When you are under a Service Level Agreement (SLA), this spells out the normative and expected response times for service, failure response, and resolution protocols. SLAs are usually in place to outline what the minimum level of responsiveness to a customer issue will be, and what the penalties for missing these minimum levels of service targets will be (monetary, free services, discounts, whatever).
THEY ARE NOT INTENDED TO BE THE BENCHMARK FOR SATISFACTORY SERVICE.
I had the ol’ “we had the server up and running under the time allowed in the SLA” canard thrown up in my face this morning. Technically, the Managed Hosting Firm DID have A server running ONE of the customer’s web sites restored, after a bad hardware failure.
However, the main customer sales application was down all weekend, and was unavailable for a trade show that the customer had over the weekend.
In fairness, the customer did not make the Managed Hosting Firm aware that things weren’t 100%. They called me, who wrote the sales software, to see if I could figure out what was wrong. I found the issue, and we resolved it a few minutes ago. Four hours into Monday, from a Friday failure. Unacceptable.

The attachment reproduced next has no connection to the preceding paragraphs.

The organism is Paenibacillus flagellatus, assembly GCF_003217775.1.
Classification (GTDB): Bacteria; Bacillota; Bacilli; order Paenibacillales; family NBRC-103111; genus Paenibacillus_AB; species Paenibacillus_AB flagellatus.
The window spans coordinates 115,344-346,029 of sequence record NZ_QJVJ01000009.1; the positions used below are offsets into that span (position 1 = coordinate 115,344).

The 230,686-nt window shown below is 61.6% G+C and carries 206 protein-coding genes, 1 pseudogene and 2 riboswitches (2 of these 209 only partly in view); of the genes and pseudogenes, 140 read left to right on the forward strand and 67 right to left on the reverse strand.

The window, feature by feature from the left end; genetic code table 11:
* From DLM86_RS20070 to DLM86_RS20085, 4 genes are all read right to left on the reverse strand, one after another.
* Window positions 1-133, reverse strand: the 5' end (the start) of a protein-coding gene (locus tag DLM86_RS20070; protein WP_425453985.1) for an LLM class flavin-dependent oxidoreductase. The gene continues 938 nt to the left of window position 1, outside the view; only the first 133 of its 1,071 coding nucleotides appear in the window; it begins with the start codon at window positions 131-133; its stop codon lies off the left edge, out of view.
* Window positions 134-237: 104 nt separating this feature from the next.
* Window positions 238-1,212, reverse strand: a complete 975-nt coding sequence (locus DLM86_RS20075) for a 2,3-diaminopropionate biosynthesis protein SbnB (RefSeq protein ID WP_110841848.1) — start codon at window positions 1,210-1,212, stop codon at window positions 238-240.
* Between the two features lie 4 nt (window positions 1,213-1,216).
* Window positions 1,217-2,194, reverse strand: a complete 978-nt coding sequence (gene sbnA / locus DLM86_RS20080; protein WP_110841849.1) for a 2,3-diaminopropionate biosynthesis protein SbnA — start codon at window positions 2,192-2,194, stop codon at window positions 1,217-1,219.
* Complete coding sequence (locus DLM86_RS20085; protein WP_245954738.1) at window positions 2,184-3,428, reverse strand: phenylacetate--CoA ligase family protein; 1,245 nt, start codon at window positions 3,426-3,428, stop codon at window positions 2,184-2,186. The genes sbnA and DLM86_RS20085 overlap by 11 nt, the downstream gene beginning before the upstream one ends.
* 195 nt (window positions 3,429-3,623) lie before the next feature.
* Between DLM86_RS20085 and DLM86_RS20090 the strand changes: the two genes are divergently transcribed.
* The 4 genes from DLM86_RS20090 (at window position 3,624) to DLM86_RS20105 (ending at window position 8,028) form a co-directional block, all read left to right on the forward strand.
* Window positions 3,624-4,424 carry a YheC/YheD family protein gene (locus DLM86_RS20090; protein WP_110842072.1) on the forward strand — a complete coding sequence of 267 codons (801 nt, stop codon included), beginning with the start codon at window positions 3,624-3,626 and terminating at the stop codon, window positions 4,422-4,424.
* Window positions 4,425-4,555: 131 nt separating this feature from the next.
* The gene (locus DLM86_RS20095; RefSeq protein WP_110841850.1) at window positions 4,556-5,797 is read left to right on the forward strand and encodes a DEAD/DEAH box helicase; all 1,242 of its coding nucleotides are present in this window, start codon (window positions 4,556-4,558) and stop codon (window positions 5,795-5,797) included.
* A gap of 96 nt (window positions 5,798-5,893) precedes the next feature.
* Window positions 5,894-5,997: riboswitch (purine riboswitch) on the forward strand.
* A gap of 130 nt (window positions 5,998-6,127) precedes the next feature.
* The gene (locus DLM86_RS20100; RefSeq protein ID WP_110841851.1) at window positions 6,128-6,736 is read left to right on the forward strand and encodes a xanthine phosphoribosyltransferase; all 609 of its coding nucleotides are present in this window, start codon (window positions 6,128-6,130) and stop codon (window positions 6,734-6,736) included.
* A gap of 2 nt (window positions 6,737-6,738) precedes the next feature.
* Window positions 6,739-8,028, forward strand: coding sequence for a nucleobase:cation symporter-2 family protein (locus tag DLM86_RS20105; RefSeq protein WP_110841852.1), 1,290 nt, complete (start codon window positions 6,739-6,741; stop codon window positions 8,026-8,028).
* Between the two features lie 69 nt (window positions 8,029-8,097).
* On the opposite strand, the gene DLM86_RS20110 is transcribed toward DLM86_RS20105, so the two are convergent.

The ultimate reason that the software did not come back up is that the Managed Hosting Firm (a) did not take reasonable care to notify the customer of what failed and what corrective actions were taken, (b) the system was NOT restored to working state as it existed prior to failure, and (c) the system was not tested in full before signing off.
This wasn’t a $15 a month hosting deal. This is a managed services contract where the customer is paying a Steak Fee for apparently Baloney Service.
If you are running a services company, don’t stop at the minimum. Worse, don’t NOT do the minimum and act huffy when it is pointed out that you didn’t DO the minimum; and don’t blame the customer for not checking your work.